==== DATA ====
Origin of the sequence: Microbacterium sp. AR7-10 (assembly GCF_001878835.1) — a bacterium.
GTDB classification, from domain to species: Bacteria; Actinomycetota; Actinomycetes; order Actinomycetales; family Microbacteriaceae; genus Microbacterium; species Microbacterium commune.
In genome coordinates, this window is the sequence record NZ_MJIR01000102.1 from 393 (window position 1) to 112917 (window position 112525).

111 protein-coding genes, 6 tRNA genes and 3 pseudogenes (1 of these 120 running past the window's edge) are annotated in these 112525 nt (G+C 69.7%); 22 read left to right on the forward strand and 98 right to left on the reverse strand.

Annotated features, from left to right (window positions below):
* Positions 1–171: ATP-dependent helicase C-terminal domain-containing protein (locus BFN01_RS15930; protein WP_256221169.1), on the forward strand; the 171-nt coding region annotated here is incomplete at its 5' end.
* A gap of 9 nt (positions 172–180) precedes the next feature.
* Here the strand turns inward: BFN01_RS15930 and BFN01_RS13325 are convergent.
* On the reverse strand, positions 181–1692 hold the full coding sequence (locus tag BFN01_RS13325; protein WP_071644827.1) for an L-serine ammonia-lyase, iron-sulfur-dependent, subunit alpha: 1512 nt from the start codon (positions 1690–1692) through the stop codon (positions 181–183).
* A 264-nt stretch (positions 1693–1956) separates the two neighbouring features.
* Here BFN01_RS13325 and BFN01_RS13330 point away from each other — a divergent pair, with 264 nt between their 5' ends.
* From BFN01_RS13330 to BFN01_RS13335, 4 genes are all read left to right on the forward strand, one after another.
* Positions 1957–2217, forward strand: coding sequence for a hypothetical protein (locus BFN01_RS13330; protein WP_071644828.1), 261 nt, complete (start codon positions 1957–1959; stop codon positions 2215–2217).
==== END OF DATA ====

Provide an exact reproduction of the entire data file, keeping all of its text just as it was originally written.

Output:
Origin of the sequence: Microbacterium sp. AR7-10 (assembly GCF_001878835.1) — a bacterium.
GTDB classification, from domain to species: Bacteria; Actinomycetota; Actinomycetes; order Actinomycetales; family Microbacteriaceae; genus Microbacterium; species Microbacterium commune.
In genome coordinates, this window is the sequence record NZ_MJIR01000102.1 from 393 (window position 1) to 112917 (window position 112525).

111 protein-coding genes, 6 tRNA genes and 3 pseudogenes (1 of these 120 running past the window's edge) are annotated in these 112525 nt (G+C 69.7%); 22 read left to right on the forward strand and 98 right to left on the reverse strand.

Annotated features, from left to right (window positions below):
* Positions 1–171: ATP-dependent helicase C-terminal domain-containing protein (locus BFN01_RS15930; protein WP_256221169.1), on the forward strand; the 171-nt coding region annotated here is incomplete at its 5' end.
* A gap of 9 nt (positions 172–180) precedes the next feature.
* Here the strand turns inward: BFN01_RS15930 and BFN01_RS13325 are convergent.
* On the reverse strand, positions 181–1692 hold the full coding sequence (locus tag BFN01_RS13325; protein WP_071644827.1) for an L-serine ammonia-lyase, iron-sulfur-dependent, subunit alpha: 1512 nt from the start codon (positions 1690–1692) through the stop codon (positions 181–183).
* A 264-nt stretch (positions 1693–1956) separates the two neighbouring features.
* Here BFN01_RS13325 and BFN01_RS13330 point away from each other — a divergent pair, with 264 nt between their 5' ends.
* From BFN01_RS13330 to BFN01_RS13335, 4 genes are all read left to right on the forward strand, one after another.
* Positions 1957–2217, forward strand: coding sequence for a hypothetical protein (locus BFN01_RS13330; protein WP_071644828.1), 261 nt, complete (start codon positions 1957–1959; stop codon positions 2215–2217).